Mining for the hobbyist/gamer

A few easy ways to dip your toes into mining

Hi, folks. Sherpa here. This week I take a break from my series on Fundamental Health & bring you some tips on no-sweat mining for beginners, from my good friend, Simon “Ghost Writer” Breedon. Enjoy!

Gaming PC mining tips to get you started 

When I first started learning about Crypto, I read many articles about how easy it was to mine with a graphics card, but these were out of date and you couldn’t do what they claimed as more people mined made it more difficult to discover new coins. 

 So, I have put together this guide hoping that beginners find it useful to get started and not waste hard earned crypto on fees or silly mistakes. 

 Some basics to get out of the way, every time you send crypto coin(s) to an address you pay a transaction fee. This can include what you make mining with the pool taking a withdrawal fee. To get past this and maximize what you earn from the start I have a few tips which will help you keep more of your crypto. Some of these tips will have hardcore crypto enthusiasts telling you if you don’t hold the keys you don’t own it (I will cover this at the end *). 

 First of all, you need a wallet to hold whichever crypto coin you are going to mine or take payment in. I am going to suggest Coinbase because it’s a mainstream wallet for many coins, and they also offer training courses and reward you with free crypto once completed. The other benefit of Coinbase is you can have earnings paid into your wallet for free, maximizing what you earn. You will need to complete what is known as KYC (know your customer) which will involve you sharing passport or driving license details to get an account.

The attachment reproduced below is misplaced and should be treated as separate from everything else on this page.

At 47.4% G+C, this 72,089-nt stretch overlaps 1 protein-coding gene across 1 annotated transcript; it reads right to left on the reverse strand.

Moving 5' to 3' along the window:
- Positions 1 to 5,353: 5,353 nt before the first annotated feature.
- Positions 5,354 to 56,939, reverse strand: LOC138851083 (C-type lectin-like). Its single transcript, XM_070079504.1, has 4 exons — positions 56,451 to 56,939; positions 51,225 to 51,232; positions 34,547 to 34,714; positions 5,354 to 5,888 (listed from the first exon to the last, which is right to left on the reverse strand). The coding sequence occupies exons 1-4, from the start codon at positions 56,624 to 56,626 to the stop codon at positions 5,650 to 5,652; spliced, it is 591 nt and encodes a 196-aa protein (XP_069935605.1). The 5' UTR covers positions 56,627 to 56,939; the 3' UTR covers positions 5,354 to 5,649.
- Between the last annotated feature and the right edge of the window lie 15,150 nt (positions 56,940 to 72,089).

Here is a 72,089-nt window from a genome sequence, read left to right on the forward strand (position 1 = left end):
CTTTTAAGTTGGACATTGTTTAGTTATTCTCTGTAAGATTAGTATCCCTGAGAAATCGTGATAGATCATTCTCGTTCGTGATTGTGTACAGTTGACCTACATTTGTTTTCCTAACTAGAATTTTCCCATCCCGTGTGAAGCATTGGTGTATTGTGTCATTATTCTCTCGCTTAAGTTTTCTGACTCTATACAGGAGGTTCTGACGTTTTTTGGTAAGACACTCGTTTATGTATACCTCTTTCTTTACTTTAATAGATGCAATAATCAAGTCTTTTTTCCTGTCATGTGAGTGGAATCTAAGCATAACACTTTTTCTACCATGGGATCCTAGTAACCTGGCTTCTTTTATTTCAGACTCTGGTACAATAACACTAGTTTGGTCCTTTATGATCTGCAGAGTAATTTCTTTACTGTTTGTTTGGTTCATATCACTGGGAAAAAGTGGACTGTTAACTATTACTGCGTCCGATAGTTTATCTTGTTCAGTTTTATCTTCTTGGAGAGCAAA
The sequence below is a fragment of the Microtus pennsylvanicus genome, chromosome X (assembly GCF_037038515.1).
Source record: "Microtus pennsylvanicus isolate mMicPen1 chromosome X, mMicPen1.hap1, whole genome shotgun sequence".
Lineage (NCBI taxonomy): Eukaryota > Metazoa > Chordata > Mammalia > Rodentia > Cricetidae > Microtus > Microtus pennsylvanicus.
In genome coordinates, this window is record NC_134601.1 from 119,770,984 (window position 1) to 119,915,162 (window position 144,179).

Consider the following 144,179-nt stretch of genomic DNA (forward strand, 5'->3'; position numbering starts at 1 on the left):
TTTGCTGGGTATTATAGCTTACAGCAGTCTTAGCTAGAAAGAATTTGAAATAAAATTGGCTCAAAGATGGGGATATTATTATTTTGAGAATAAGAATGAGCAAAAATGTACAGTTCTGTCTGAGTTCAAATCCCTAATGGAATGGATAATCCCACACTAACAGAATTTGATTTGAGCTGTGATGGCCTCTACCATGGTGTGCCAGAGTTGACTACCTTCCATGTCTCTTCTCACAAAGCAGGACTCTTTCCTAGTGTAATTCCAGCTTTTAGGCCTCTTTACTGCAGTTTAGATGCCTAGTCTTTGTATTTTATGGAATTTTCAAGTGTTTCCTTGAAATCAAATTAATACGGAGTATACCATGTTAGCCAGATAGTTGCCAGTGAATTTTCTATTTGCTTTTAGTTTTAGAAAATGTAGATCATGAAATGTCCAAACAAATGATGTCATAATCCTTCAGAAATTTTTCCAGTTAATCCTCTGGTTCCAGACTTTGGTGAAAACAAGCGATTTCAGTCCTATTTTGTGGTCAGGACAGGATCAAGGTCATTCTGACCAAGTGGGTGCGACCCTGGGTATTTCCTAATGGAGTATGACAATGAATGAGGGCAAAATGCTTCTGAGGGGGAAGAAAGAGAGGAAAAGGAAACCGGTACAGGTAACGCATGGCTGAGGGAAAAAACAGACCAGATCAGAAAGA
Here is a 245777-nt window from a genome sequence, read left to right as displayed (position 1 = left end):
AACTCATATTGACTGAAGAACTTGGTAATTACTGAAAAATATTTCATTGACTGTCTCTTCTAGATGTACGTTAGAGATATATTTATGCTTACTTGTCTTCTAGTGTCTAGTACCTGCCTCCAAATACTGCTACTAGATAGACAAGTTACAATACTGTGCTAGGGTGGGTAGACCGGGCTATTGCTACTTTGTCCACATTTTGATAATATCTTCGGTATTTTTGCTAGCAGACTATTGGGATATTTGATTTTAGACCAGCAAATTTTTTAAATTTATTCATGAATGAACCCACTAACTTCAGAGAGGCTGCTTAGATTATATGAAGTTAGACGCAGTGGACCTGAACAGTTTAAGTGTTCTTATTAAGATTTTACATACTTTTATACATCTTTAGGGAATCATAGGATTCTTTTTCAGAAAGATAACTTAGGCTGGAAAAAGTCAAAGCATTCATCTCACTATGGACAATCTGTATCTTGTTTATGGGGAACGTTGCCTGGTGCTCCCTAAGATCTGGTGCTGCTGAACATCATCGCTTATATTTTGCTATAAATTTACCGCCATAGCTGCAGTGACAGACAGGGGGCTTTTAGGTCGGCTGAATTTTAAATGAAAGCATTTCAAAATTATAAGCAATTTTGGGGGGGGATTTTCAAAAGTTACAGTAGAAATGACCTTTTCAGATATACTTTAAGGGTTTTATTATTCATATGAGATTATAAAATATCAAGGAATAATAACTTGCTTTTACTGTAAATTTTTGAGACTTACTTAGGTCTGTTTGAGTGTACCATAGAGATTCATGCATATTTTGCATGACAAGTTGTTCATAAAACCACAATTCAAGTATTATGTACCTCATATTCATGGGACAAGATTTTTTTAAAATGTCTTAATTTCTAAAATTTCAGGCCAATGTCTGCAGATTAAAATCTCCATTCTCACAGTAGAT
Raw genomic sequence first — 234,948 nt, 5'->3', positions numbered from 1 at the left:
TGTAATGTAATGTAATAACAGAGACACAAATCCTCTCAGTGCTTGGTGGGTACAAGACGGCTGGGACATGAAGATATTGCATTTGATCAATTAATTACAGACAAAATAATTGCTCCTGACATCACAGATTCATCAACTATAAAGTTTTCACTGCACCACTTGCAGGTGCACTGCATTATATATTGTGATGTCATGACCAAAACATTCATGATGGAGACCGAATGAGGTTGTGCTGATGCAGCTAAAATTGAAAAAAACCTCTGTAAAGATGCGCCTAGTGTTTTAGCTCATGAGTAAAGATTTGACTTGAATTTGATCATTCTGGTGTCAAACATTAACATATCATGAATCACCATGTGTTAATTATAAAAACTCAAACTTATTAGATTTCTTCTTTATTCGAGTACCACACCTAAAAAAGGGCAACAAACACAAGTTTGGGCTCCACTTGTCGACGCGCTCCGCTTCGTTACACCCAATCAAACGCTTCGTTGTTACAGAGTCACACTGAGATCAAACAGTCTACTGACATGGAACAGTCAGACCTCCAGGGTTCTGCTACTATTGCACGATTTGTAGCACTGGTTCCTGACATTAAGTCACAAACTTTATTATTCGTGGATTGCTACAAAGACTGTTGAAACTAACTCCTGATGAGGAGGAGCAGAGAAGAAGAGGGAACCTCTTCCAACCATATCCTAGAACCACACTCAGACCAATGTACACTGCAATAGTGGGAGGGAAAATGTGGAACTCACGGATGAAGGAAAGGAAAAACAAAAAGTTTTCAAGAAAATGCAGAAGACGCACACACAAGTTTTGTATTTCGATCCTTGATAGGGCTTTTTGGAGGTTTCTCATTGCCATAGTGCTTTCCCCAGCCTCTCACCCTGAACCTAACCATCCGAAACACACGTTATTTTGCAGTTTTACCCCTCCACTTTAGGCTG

Next you will need some mining software, and although there are many to talk about, I will limit this to just two: 

Quickminer by nicehash can be downloaded and running within 5 mins and once you have created an account with nicehash you can then link it to your coinbase wallet and transfer over earnings once you reach the threshold (currently 0.0005 BTC). 

Phoenixminer 5.5c is an Ethereum miner and I find it easier to use than many others (this will take a little longer to start and currently earnings are slightly lower than nicehash). With this miner you can mine via ProHashing where you can select what coin you get paid in. But once again you can choose bitcoin and have this paid on a daily basis into coinbase for free. You can use this miner to mine on nicehash as well. 

 Once your coinbase wallet starts to fill, you will wonder what to do next with the coins you have earned. You can sell them or you can let them accumulate (known as hodling). I use a site called BlockFi to store what I have earned as they pay interest monthly on any balance over $100. You can also use a referral link to open a blockfi.com account which will pay you a $10 bonus after you have had $100 earning interest for 45 days. 

To decide if mining on your gaming PC is worthwhile you can use this nicehash calculator Profitability Calculator with autodetect if required. 

Useful links: 

www.blockfi.com

www.nicehash.com

www.coinbase.com

www.phoenixminer.org

Disclaimer: *Many believe that you shouldn’t hold your coins in exchanges or online wallets and keep them in a secure wallet or desktop wallet to keep safe from hackers. I do agree with them, but when we talk about the smaller sums mining with just one graphics card on a gaming PC will generate, you will be constantly paying fees with not much to show for it. Once I get to 0.025 BTC (2,500,000 satoshis) I transfer to a secure wallet just to minimize fees.